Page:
"Viewing exercise as a tool for living the life you want is far more motivating than thinking of it as a means to an end." ~ Coach Nicole
If you look at my SparkPage, it is filled with quotes--quotes that I find motivating and inspiring, especially when life can be a tad too overwhelming for me to find the inspiration within myself to get up and move. These wise words allow me to connect with where I am right now in my life and apply them to where I hope to be in the future.
Having just celebrated my 7th anniversary of reclaiming a life of health and fitness, I must confess that after all these years of working out consistently at least five days a week, I still struggle with motivating myself to get up and out the door, whether that is for a run or going to the gym.
Don't get me wrong there are those days I am eager to don my running attire to head outside or to go to the gym, but when my motivation begins to wane, breaking that barrier of resistance is TOUGH. I have to remind myself that this journey is one I will need to be on for the rest of my life. Just ten minutes is all it takes--10 minutes or 600 seconds--to keep me moving in the right direction.
A few weeks ago when I was scheduled to go out for long run of 9 miles, I was doing everything in my power to find something to keep my mind occupied and away from running. I did not feel like running, but I knew if I did not get out that day, I was going to have to run the next day when I had a lot more on my plate. I really had no excuse. It was a nice sunny Saturday afternoon with unseasonably warm temps for January. There really was no excuse I could come up with not to go, but I first had to convince my brain otherwise.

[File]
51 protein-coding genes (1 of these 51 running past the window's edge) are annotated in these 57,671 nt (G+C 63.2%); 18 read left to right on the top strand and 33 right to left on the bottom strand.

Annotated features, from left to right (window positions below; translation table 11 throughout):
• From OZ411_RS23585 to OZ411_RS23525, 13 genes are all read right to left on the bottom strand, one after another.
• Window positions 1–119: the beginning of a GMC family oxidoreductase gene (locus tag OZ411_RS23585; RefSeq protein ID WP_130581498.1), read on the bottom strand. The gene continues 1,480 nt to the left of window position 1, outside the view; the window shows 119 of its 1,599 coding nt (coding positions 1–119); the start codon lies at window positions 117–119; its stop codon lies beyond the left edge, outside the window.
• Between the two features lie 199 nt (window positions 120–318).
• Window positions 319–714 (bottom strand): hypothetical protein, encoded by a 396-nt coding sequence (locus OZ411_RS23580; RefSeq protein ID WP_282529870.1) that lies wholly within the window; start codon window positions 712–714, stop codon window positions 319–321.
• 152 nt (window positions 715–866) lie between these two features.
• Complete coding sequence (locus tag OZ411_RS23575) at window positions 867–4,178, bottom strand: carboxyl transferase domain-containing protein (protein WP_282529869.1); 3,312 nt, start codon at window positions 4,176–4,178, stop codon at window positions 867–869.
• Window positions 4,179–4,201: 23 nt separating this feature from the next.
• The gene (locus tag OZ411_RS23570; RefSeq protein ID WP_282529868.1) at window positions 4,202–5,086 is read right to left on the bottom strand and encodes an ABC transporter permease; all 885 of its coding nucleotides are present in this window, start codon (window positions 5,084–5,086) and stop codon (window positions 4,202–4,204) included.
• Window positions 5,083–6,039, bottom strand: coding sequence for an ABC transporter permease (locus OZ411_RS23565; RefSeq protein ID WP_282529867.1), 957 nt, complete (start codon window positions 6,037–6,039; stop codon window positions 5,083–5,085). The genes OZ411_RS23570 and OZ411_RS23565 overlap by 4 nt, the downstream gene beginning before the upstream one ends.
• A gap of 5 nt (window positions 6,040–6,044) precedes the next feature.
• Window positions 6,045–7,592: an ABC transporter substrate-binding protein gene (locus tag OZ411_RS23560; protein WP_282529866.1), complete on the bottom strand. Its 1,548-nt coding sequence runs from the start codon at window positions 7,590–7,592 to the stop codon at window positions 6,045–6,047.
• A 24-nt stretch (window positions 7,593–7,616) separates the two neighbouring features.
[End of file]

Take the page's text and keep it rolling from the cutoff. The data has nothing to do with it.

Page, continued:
To give you a little background as to why I needed to go on this run, on December 31st I received notice that I had made the cut to run in the New York Road Runners New York City Half-Marathon on March 18th. In my six years of running, it has always been a dream of mine to run Central Park as well as the streets of Manhattan. How many people can say they ran the streets of New York without being run over by cars and cabs, not to mention being cheered on by thousands of New Yorkers?
But the one question I have to answer is--how can I fulfill my dream if I'm not prepared to do the work to get me there?
I went to my computer and read through my quotes and came across the following one:
"I have never regretted going out for a run, but I have always regretted the time when I could have run but I didn't"~Anonymous
When I read that quote I laced up my shoes and hit the ground running. I wish I could say that after all these years of running the first mile was never a problem for me, but I have accepted the fact that it truly can be one of the most difficult one to get through. But this is where you must dig in your heels and find the courage to 'JUST DO IT'.
Nine miles and 95 minutes later I was glad I did not succumb to sitting on the couch watching yet another re-run of the Real Housewives (one of my guilty pleasures) or in front of the computer catching up with all the coming and goings of my friends on Facebook. There is some sense of overcoming that first ten minutes!
I have to remind myself that I don't have to break into a sweat every day to meet my goal. Going for a nice evening walk with my hubby or neighbor can do just as much for my mental well-being as it does for my physical being. I just have to do it. So when my motivation is less than stellar, I always tell myself, "just 10 minutes and if you no longer want to continue on, then you can quit."
Do you struggle with the first ten minutes? What are some things you do to keep you motivated to get up and moving?
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